Friday, 19th July 2019
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Cost to UK economy of DDoS cyber-attacks may exceed £1 billion per annum

Weaponisation of DDoS sees British companies impacted lose average of £140,000 due to DDoS attacks, NETSCOUT research shows.

The cost to the UK economy ofDistributed Denial of Service (DDoS) attacks may now exceed £1 billion each year, research from NETSCOUT reveals. 91% of major enterprises who had experienced a DDoS attack in 2018 experienced network downtime as a direct result. That downtime lasted for 30 minutes or more for nearly half the companies questioned, and an unlucky (or ill-prepared) 9% found their systems impacted for more than four hours. The average cost for each UK business that had seen downtime due to DDoS exceeded £140,000.

Darren Anstee, NETSCOUT CTO, Security, commented, “The tools to initiate DDoS attacks are cheap, freely available and easily deployed - as a result, there are more than ten thousand DDoS attacks every day around the world. The size and complexity of attacks continue to grow and businesses must make sure their key resources are adequately protected – including in the cloud, SaaS etc...”

“We know that DDoS attacks target businesses of all shapes and sizes, but we wanted to quantify the economic impact on the UK’s largest employers. Our research data revealed that around 86% of major UK enterprises questioned were attacked at least once in 2018. 90% of these UK businesses experienced downtime, which averaged 67 minutes for the year, and the downtime costs were estimated at £2,140 per minute.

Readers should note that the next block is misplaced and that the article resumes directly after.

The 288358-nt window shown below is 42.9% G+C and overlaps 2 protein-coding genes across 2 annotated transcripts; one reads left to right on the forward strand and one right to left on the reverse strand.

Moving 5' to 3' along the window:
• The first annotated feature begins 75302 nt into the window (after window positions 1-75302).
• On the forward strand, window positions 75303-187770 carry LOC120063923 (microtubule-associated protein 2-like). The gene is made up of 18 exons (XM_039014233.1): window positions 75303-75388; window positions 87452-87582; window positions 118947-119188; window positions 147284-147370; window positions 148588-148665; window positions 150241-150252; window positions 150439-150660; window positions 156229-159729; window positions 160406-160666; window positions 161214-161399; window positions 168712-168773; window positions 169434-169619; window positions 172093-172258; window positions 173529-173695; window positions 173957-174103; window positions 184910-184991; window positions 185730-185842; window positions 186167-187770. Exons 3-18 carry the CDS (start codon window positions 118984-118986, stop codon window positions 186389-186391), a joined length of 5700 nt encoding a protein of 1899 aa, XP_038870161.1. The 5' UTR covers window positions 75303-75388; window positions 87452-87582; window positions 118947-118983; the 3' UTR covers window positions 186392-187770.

“If we assume those impacts apply equally to the 8,000 UK companies with more than 250 employees, the total cost equates to approximately £900 million. However, we know that the wide availability of the required tools has ‘democratised’ DDoS. Much smaller companies are also under attack and so the true cost to the UK economy is likely to significantly exceed £1 billion per annum.”

NETSCOUT’s findings also show that DDoS attacks have ramifications beyond just service downtime. Respondents cited a series of measurable attack consequences, such as revenue loss (36.2%), increased operational expenses (38.6%), reputational impact (36.2%), surging insurance premiums (31.9%) and loss of customers (30.7%), highlighting the longer-term damage successful attacks can bring.

“If something is important to you, it’s important to hackers,” added Anstee. “As businesses place growing reliance on digital services, it’s hardly a surprise that attacks against the cloud, SaaS and data centres are increasing at an alarming rate. Attackers are continually evolving tactics to exploit new vulnerabilities in complex – and critical – IT infrastructures. It is essential that companies have visibility across their entire IT infrastructure – physical, virtual, cloud etc. – and into all inbound and outbound traffic, so that they can quickly and efficiently tackle threats.”

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